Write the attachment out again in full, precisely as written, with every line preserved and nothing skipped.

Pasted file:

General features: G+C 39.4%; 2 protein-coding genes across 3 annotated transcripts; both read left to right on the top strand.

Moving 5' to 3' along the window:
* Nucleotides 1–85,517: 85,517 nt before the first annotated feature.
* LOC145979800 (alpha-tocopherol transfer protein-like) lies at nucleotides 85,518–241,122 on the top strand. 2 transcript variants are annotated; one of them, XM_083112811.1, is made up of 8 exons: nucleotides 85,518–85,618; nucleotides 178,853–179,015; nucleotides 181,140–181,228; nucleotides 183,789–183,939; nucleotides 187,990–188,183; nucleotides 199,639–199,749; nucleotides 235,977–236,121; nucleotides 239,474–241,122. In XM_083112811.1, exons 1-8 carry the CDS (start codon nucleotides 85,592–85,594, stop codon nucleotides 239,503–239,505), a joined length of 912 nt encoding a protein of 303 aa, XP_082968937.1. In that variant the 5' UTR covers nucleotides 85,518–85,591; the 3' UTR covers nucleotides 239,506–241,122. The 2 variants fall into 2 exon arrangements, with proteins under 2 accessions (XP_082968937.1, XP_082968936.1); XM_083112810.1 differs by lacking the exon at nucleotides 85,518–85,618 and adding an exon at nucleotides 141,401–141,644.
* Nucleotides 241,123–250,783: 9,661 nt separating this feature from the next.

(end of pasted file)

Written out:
General features: G+C 39.4%; 2 protein-coding genes across 3 annotated transcripts; both read left to right on the top strand.

Moving 5' to 3' along the window:
* Nucleotides 1–85,517: 85,517 nt before the first annotated feature.
* LOC145979800 (alpha-tocopherol transfer protein-like) lies at nucleotides 85,518–241,122 on the top strand. 2 transcript variants are annotated; one of them, XM_083112811.1, is made up of 8 exons: nucleotides 85,518–85,618; nucleotides 178,853–179,015; nucleotides 181,140–181,228; nucleotides 183,789–183,939; nucleotides 187,990–188,183; nucleotides 199,639–199,749; nucleotides 235,977–236,121; nucleotides 239,474–241,122. In XM_083112811.1, exons 1-8 carry the CDS (start codon nucleotides 85,592–85,594, stop codon nucleotides 239,503–239,505), a joined length of 912 nt encoding a protein of 303 aa, XP_082968937.1. In that variant the 5' UTR covers nucleotides 85,518–85,591; the 3' UTR covers nucleotides 239,506–241,122. The 2 variants fall into 2 exon arrangements, with proteins under 2 accessions (XP_082968937.1, XP_082968936.1); XM_083112810.1 differs by lacking the exon at nucleotides 85,518–85,618 and adding an exon at nucleotides 141,401–141,644.
* Nucleotides 241,123–250,783: 9,661 nt separating this feature from the next.